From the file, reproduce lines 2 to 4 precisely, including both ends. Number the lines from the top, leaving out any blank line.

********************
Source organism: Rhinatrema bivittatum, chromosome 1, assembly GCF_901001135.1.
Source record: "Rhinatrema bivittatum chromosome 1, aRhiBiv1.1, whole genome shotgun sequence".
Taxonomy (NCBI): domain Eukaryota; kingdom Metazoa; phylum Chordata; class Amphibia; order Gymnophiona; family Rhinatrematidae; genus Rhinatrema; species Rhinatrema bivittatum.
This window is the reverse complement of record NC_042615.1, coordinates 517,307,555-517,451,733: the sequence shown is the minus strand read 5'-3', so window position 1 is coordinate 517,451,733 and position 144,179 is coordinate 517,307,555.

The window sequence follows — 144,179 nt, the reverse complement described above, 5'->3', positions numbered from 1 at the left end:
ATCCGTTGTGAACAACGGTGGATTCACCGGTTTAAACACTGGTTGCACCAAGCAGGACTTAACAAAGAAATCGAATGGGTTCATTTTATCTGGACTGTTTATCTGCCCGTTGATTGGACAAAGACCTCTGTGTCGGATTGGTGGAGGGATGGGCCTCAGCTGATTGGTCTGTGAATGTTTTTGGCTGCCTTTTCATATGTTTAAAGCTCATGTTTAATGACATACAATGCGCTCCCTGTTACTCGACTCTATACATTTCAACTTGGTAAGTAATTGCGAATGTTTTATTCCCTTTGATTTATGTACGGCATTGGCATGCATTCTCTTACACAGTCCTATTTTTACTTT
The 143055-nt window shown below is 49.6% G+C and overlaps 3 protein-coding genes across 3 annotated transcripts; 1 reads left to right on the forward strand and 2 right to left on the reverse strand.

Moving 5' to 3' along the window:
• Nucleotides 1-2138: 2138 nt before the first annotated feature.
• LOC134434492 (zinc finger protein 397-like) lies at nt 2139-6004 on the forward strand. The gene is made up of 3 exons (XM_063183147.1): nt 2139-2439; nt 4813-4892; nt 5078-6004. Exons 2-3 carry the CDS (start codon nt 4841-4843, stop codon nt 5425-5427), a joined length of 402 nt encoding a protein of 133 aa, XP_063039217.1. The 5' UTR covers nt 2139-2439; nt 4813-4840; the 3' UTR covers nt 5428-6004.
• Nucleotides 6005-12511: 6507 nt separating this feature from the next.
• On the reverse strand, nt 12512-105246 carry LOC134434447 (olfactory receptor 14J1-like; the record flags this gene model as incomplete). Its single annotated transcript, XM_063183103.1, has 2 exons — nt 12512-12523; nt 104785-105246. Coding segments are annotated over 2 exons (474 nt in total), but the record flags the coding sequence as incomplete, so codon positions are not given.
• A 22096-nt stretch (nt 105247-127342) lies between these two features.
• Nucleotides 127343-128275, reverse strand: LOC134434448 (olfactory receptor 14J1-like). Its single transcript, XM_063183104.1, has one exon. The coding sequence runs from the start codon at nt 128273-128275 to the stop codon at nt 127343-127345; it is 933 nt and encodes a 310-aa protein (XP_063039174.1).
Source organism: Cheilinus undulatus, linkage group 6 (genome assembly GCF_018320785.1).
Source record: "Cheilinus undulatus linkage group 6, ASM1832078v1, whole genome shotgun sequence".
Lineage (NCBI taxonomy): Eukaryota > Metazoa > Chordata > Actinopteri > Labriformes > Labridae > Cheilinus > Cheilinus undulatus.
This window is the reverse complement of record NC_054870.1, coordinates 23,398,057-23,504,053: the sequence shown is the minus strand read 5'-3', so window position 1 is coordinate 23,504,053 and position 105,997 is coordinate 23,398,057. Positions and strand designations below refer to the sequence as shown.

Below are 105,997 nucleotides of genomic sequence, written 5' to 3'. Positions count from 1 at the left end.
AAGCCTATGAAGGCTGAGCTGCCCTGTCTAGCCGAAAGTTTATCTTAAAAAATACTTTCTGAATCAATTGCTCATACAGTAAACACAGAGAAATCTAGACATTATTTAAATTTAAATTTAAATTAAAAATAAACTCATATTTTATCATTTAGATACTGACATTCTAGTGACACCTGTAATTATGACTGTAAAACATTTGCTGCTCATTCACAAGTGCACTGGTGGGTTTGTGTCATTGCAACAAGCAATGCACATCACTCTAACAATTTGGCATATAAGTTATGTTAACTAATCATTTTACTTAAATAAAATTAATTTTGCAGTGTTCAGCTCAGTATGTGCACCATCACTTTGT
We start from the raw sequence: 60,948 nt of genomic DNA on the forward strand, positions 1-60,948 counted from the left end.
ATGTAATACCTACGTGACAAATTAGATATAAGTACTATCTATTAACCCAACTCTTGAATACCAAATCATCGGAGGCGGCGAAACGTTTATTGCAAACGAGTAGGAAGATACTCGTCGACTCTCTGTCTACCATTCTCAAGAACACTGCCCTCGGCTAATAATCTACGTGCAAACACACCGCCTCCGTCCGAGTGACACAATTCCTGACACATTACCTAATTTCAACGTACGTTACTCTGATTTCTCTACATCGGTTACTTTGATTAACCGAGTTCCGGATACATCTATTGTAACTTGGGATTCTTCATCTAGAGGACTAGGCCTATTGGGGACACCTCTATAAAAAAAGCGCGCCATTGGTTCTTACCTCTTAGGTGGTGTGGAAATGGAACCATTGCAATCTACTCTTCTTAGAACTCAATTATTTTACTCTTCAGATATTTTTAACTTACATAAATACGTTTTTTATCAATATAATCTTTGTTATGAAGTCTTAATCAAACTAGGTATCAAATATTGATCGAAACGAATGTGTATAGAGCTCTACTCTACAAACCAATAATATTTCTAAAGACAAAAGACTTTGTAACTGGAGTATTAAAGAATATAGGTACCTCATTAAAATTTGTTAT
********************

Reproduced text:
Source record: "Rhinatrema bivittatum chromosome 1, aRhiBiv1.1, whole genome shotgun sequence".
Taxonomy (NCBI): domain Eukaryota; kingdom Metazoa; phylum Chordata; class Amphibia; order Gymnophiona; family Rhinatrematidae; genus Rhinatrema; species Rhinatrema bivittatum.
This window is the reverse complement of record NC_042615.1, coordinates 517,307,555-517,451,733: the sequence shown is the minus strand read 5'-3', so window position 1 is coordinate 517,451,733 and position 144,179 is coordinate 517,307,555.